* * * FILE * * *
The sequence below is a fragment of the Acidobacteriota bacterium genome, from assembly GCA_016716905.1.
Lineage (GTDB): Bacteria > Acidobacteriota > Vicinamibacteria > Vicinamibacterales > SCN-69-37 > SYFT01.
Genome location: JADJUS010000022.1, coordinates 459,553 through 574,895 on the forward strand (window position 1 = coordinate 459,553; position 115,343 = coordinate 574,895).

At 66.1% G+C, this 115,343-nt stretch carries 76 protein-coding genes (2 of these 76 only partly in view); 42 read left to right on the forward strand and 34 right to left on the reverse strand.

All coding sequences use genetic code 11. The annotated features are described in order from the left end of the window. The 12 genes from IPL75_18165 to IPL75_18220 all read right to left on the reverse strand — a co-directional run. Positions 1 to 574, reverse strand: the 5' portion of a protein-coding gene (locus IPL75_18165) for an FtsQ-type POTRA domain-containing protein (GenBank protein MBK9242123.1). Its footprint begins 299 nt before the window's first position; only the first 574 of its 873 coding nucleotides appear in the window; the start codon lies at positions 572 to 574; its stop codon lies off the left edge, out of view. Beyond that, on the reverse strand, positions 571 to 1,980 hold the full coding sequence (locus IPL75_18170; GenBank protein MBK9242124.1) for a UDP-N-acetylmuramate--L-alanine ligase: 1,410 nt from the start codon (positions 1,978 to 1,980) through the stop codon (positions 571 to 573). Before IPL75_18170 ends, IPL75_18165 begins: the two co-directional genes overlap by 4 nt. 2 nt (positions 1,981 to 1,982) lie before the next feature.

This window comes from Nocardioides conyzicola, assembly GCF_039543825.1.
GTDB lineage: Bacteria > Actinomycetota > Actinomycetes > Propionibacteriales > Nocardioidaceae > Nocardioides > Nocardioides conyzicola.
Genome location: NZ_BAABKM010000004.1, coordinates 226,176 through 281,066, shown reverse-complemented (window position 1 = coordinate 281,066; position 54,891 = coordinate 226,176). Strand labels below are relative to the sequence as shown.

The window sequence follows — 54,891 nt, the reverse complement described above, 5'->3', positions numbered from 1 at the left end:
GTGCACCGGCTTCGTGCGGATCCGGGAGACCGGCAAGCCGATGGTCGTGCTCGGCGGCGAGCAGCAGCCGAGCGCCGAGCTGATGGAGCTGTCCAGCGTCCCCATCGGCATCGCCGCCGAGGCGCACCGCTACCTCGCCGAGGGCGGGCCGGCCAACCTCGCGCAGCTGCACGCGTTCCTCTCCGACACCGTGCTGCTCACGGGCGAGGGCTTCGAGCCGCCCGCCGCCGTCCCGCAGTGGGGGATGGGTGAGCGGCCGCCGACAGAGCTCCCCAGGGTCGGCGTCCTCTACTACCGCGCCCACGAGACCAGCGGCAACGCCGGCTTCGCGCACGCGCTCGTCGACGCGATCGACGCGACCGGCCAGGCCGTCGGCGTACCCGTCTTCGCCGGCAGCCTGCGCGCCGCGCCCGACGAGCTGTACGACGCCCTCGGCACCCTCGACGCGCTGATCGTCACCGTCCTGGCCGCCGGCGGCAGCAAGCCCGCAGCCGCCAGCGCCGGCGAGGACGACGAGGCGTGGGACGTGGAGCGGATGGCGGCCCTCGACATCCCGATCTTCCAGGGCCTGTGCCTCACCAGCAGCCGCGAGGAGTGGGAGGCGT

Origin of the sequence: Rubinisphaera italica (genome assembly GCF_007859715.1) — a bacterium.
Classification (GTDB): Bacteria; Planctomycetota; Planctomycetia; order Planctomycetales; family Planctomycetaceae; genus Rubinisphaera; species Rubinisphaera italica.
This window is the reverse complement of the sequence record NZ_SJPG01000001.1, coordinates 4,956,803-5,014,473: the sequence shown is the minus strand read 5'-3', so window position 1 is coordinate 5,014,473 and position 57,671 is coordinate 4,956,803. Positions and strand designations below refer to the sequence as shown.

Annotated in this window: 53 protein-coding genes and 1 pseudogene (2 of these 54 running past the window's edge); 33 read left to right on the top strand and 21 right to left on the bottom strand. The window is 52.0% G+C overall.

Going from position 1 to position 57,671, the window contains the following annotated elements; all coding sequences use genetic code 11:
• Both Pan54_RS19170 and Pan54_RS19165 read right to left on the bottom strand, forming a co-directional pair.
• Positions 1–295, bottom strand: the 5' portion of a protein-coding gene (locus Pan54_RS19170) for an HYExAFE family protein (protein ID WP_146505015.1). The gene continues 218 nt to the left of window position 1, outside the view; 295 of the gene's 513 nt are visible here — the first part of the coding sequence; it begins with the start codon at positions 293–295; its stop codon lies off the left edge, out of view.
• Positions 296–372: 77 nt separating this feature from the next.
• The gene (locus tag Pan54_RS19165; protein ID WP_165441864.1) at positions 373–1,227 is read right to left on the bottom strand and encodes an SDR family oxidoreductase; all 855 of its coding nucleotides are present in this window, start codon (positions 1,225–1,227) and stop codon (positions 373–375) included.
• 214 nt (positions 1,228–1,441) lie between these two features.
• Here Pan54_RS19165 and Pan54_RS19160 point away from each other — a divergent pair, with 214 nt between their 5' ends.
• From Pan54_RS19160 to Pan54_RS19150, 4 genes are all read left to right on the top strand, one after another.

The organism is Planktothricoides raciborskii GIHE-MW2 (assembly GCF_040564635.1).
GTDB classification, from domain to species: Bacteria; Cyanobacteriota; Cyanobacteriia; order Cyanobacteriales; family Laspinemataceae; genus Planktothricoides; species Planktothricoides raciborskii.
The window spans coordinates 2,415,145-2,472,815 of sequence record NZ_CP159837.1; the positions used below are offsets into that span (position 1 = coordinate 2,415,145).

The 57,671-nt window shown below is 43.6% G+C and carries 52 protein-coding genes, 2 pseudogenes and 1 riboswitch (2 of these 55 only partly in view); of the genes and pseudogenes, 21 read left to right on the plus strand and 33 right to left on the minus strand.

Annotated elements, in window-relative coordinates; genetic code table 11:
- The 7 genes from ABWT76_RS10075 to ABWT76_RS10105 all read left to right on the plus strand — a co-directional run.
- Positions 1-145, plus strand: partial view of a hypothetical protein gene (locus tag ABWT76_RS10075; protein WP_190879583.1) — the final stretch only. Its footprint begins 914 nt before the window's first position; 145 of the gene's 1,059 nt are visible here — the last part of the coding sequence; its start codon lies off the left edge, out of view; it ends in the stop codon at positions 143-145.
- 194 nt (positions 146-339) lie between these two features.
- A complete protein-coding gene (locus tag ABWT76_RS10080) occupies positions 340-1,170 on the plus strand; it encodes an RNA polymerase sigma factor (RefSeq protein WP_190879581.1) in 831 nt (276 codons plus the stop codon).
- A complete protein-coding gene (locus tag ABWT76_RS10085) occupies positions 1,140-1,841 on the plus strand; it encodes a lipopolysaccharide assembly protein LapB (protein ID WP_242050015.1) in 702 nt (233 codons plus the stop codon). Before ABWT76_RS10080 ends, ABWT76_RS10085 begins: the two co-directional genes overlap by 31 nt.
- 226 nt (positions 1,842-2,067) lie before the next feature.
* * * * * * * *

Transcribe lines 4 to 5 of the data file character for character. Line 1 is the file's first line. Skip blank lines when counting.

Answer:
At 66.1% G+C, this 115,343-nt stretch carries 76 protein-coding genes (2 of these 76 only partly in view); 42 read left to right on the forward strand and 34 right to left on the reverse strand.

All coding sequences use genetic code 11. The annotated features are described in order from the left end of the window. The 12 genes from IPL75_18165 to IPL75_18220 all read right to left on the reverse strand — a co-directional run. Positions 1 to 574, reverse strand: the 5' portion of a protein-coding gene (locus IPL75_18165) for an FtsQ-type POTRA domain-containing protein (GenBank protein MBK9242123.1). Its footprint begins 299 nt before the window's first position; only the first 574 of its 873 coding nucleotides appear in the window; the start codon lies at positions 572 to 574; its stop codon lies off the left edge, out of view. Beyond that, on the reverse strand, positions 571 to 1,980 hold the full coding sequence (locus IPL75_18170; GenBank protein MBK9242124.1) for a UDP-N-acetylmuramate--L-alanine ligase: 1,410 nt from the start codon (positions 1,978 to 1,980) through the stop codon (positions 571 to 573). Before IPL75_18170 ends, IPL75_18165 begins: the two co-directional genes overlap by 4 nt. 2 nt (positions 1,981 to 1,982) lie before the next feature.